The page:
I meant to post this sooner, but life got in the way. 🙂
San Francisco has been called The City of a Thousand Hills. It has been called other names, but please don’t call it Frisco (that’s in Texas) or San Fran. It marks you forever as a tourist.
Our geology is interesting thanks to earthquake and volcanic activity. Our area has quite a variety. I’m not a geologist, so I won’t bore you with the details. However, if you are interested, the USGS has a good bit about it. You can find it here.
Standing at the entrance of the Bay for 150 years, Fort Point is a great example of military architecture, of a design made obsolete by advances in artillery and ordnance. The masonry, shape of the fort and its surroundings all contribute to a pretty singular experience, and make Fort Point a great place to practice with a camera.
In fact, it seems almost impossible to take a bad shot.
A friend of mine, who posts elsewhere, posted about this. Her username is effervescent and she lives up to it. Her post was about Yoga, but I’m stealing the kitty bits. The original post was centered around quitting smoking and coping methods. Yes, I’m a quitter and proud of it. Actually, Lastech and I are both quitters. She gets full credit though for this post though. I must add that the first LOL pic is also from the quitters section. I don’t know if it was made for our group or not. No matter, it’s quite wonderful and I love it. If or when, I know for sure, I’ll update to give credit where it is due.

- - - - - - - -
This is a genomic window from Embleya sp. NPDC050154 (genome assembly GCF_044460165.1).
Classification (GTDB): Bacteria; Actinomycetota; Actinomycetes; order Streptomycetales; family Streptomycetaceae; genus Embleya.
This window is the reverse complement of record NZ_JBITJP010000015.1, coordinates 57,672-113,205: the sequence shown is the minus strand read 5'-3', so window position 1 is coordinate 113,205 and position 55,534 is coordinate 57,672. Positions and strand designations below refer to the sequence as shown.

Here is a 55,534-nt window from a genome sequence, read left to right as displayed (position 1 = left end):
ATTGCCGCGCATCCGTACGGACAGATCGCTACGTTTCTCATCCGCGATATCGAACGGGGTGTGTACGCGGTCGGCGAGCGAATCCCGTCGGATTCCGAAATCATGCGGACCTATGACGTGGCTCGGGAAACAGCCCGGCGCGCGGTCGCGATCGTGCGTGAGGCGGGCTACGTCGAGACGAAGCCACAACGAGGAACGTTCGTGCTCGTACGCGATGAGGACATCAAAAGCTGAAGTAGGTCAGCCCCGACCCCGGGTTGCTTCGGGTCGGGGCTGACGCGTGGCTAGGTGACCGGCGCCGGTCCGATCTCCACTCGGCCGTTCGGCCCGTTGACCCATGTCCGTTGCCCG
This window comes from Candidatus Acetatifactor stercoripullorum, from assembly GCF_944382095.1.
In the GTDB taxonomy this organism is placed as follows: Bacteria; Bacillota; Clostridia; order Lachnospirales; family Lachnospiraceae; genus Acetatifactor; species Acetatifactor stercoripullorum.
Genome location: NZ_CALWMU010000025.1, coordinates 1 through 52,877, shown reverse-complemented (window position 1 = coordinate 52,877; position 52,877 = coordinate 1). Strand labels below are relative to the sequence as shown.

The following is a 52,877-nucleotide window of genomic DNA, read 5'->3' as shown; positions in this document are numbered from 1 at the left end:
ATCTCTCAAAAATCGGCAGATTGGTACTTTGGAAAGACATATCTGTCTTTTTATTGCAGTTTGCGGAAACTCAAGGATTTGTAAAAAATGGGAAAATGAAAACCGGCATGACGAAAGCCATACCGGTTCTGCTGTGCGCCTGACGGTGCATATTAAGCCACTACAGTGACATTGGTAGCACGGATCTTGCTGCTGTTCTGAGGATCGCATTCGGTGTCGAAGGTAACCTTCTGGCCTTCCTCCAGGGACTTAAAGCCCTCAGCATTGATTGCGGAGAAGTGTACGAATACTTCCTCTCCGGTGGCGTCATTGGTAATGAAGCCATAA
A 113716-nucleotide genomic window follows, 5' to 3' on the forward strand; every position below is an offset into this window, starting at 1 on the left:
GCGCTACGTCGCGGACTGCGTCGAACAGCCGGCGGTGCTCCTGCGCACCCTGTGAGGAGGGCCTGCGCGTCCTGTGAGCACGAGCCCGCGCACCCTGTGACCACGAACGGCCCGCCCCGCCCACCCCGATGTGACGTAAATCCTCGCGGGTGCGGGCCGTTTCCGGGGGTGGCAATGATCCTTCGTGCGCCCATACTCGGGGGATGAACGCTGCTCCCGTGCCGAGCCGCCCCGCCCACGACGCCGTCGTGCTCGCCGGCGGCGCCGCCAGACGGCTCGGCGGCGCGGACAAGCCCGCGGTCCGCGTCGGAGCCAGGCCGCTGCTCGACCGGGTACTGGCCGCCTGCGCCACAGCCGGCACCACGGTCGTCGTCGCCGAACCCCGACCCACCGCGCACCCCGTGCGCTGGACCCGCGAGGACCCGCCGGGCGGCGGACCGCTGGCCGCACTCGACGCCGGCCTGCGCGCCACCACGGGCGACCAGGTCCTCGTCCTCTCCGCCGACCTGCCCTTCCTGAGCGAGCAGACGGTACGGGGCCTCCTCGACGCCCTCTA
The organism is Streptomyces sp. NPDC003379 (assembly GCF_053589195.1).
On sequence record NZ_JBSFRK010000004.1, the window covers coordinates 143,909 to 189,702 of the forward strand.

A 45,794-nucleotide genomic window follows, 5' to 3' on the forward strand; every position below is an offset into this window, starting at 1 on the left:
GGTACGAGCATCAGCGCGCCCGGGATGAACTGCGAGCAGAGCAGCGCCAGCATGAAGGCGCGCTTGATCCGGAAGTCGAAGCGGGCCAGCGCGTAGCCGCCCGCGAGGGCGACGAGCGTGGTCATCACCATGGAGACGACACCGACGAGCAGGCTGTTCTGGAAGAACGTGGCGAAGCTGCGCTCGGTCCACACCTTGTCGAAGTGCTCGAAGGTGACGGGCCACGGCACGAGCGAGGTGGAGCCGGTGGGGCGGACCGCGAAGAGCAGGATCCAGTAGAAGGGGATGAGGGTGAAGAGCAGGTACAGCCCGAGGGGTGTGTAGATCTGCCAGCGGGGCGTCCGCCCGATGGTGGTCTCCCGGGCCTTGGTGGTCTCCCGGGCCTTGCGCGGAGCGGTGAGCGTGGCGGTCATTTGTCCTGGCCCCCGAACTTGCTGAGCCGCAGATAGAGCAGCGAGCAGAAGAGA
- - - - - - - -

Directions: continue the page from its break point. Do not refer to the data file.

… is a mathematical constant whose value is the ratio of any Euclidean plane circle’s circumference to its diameter; this is the same value as the ratio of a circle’s area to the square of its radius. It is approximately equal to 3.14159265 in the usual decimal notation. Many formulae from mathematics, science, and engineering, involve π, which makes it one of the most important mathematical constants.
π is an irrational number and cannot be expressed in a fraction.
Now we’re done with the geek bit. And we’re on to the fun stuff.
Pi Day was created by Larry Shaw in 1989. According to Wikipedia:
The holiday was celebrated at the San Francisco Exploratorium, where Shaw worked as physicist, with staff and public marching around one of its circular spaces, then consuming fruit pies. The Exploratorium continues to hold Pi Day celebrations.
In celebration, here is a bit of Pi for your enjoyment.